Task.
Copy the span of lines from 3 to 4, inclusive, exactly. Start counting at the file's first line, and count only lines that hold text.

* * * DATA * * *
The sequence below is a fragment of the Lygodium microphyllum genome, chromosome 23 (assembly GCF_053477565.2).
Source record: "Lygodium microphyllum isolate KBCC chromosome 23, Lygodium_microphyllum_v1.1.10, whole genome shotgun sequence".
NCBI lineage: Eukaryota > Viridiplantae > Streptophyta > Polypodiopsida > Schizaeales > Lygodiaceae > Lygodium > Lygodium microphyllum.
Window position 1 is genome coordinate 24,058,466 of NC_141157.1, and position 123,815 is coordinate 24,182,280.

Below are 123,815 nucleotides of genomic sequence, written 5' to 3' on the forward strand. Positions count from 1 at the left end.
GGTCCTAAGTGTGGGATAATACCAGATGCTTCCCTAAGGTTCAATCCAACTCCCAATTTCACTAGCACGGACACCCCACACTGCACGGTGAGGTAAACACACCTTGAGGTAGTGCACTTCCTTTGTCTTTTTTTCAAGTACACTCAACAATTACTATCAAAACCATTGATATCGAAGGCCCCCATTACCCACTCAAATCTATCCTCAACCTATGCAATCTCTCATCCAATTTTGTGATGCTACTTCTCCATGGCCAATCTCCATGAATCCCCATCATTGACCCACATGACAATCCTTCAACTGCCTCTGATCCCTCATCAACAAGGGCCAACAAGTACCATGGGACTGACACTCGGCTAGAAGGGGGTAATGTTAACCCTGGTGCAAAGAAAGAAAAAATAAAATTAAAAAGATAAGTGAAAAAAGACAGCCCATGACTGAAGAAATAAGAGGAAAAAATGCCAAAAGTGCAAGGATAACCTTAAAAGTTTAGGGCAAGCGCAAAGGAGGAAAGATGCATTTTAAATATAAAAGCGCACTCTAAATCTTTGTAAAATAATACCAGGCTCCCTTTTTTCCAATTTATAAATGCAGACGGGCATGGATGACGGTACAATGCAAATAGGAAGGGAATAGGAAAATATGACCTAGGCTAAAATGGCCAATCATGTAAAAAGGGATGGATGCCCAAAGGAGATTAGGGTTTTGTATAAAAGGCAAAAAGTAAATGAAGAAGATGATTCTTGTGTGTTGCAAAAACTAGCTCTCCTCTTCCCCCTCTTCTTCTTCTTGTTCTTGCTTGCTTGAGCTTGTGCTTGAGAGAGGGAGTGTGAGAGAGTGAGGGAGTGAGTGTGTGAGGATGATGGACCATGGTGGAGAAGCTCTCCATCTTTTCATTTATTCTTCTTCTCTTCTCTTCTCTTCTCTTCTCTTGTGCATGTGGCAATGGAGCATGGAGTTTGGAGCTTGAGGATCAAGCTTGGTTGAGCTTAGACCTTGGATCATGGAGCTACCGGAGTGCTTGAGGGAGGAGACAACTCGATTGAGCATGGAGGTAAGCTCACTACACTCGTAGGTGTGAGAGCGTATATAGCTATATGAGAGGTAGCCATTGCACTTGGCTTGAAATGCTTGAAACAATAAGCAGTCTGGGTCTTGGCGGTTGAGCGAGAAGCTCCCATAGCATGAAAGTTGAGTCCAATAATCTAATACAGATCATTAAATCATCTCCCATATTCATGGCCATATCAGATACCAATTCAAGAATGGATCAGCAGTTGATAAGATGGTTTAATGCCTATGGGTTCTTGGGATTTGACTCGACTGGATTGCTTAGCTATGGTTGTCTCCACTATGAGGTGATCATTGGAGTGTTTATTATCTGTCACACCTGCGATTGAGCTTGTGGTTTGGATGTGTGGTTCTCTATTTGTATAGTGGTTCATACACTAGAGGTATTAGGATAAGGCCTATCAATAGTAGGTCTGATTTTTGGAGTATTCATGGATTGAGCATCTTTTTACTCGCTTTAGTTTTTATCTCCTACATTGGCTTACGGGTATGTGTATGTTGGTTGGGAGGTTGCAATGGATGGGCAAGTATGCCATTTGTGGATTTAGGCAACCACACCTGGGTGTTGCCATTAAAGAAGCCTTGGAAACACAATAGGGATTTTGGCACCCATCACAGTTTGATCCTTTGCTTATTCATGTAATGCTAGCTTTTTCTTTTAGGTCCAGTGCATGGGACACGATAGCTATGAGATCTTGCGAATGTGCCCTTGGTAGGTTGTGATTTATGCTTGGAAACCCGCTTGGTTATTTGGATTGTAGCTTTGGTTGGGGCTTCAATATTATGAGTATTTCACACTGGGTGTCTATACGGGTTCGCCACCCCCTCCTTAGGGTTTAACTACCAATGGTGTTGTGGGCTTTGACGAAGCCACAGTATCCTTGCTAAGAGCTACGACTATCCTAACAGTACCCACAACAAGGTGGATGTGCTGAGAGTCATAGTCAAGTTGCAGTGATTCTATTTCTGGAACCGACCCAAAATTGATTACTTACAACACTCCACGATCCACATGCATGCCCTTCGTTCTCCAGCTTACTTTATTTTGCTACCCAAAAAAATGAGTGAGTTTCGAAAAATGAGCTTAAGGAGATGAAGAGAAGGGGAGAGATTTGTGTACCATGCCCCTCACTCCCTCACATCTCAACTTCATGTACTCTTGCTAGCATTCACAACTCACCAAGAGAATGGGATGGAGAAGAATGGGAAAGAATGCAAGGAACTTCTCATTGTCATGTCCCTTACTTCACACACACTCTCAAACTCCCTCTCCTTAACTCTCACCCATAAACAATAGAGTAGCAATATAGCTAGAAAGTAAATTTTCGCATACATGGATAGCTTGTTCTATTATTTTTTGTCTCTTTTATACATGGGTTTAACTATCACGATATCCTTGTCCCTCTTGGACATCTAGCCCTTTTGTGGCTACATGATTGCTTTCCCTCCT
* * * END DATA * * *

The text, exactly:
NCBI lineage: Eukaryota > Viridiplantae > Streptophyta > Polypodiopsida > Schizaeales > Lygodiaceae > Lygodium > Lygodium microphyllum.
Window position 1 is genome coordinate 24,058,466 of NC_141157.1, and position 123,815 is coordinate 24,182,280.